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The SUN contributor and Filcom’s surrogate mom nominated for key award

08 July 2020

By The SUN

Villar poses with a banner of her beloved DWC

They call her “Nanay,” the Tagalog word for mother, and today (July 7) the surrogate mom of tens of thousands of Filipino domestic helpers in Hong Kong who make up the online group, Domestic Workers Corner, was jubilant.

Rodelia Pedro Villar said she shed tears of joy when her friend’s employer shared her today’s article in Hong Kong’s leading English-language newspaper, the South China Morning Post, about her being nominated for the Spirit of Hong Kong Award.

The annual award co-organized by the SCMP and property developer Sino Group was meant to “recognize remarkable people whose accomplishments may go unnoticed”.



The feat was made even more remarkable by Villar becoming the first Filipino in Hong Kong to be nominated for the award.

It also came just weeks after she made it as a fellow of Resolve Foundation Hong Kong, a highly selective program that provides empowerment training to community leaders who come from various ethnic groups and fields.

“I was crying. I can’t describe how I felt, I was overwhelmed. All of a sudden, I realized that we have done so much in DWC,” Villar said in a telephone interview.
The SCMP article announcing Villar's nomination

She said she didn’t even realize the impact of what she and the group had been doing to help her fellow helpers because after one case was resolved, they’d move on to the next.

There is no respite to what DWC does, day in and day out, because of the many problems confronting Filipino domestic workers in Hong Kong.
Villar thanked the various groups that helped her find solutions to problems shared with her group by distressed migrants, including the Philippine Consulate and its attached agencies, as well as Hong Kong’s Equal Opportunities Commission.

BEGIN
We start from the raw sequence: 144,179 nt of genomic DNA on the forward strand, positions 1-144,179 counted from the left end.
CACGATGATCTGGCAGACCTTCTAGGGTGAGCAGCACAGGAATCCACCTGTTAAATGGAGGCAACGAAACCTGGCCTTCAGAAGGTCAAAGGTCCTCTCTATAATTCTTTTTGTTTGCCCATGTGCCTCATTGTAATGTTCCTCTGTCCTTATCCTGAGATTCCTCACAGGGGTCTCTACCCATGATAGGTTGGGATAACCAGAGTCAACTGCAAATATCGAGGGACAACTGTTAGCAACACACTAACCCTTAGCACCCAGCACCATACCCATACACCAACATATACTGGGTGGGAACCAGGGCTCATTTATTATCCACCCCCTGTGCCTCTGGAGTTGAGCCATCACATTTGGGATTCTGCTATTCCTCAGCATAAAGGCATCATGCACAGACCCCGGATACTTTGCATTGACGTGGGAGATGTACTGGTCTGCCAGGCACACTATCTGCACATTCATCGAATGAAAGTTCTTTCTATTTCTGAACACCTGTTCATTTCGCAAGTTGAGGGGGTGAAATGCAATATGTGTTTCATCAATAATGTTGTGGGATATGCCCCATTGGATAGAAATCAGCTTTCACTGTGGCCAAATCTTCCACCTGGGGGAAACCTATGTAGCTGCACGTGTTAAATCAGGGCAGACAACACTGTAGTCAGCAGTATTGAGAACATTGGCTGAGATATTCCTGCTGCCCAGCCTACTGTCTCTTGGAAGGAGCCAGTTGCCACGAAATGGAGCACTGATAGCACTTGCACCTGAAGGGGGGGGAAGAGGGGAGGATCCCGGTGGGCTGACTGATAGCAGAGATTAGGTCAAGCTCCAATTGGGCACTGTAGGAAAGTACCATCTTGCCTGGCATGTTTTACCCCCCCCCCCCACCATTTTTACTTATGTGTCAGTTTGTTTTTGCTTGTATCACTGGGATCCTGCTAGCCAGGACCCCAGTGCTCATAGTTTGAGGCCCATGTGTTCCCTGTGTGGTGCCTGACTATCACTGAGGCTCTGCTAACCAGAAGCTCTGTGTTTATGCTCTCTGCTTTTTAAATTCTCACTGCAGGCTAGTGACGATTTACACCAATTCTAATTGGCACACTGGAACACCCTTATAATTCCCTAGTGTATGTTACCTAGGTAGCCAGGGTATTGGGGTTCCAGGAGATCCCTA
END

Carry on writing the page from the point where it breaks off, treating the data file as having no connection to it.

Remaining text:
DWC’s founder also extended gratitude for the support given her group by various non-government organizations like the Mission for Migrant Workers, Help for Domestic Helpers and PathFinders, which nominated her for the Spirit of HK award.

As well, she thanked The SUN, for which she had written about the plight of the countless migrant workers who had sought DWC’s  help, and had nominated her for the Resolve fellowship.


But Villar reserved her biggest “thank you” to all her fellow “admins” and members of the DWC, who have been very supportive of the group that started out only as a means to share cooking tips with newly arrived migrants in Hong Kong.

Over time, DWC’s “It’s All About Food” morphed into several sub-groups, including “DWC Help” which tackles hard issues faced by workers; “DWC Learning and Social Group” which provides tutorials on various subjects, including accessing the Consulate’s online sites; and the more personal “DWC Lovely Corner”.

Villar, who says she was too shy to be known by her real name when she started DWC, used the name "Lovely" to introduce herself to the group, and the name, along with “Nanay”, has stuck.
Villar, 42, and married, started DWC on Facebook in 2017 in her desire to connect instantly with her fellow Filipino domestic workers, especially newcomers who needed help adjusting to life in Hong Kong.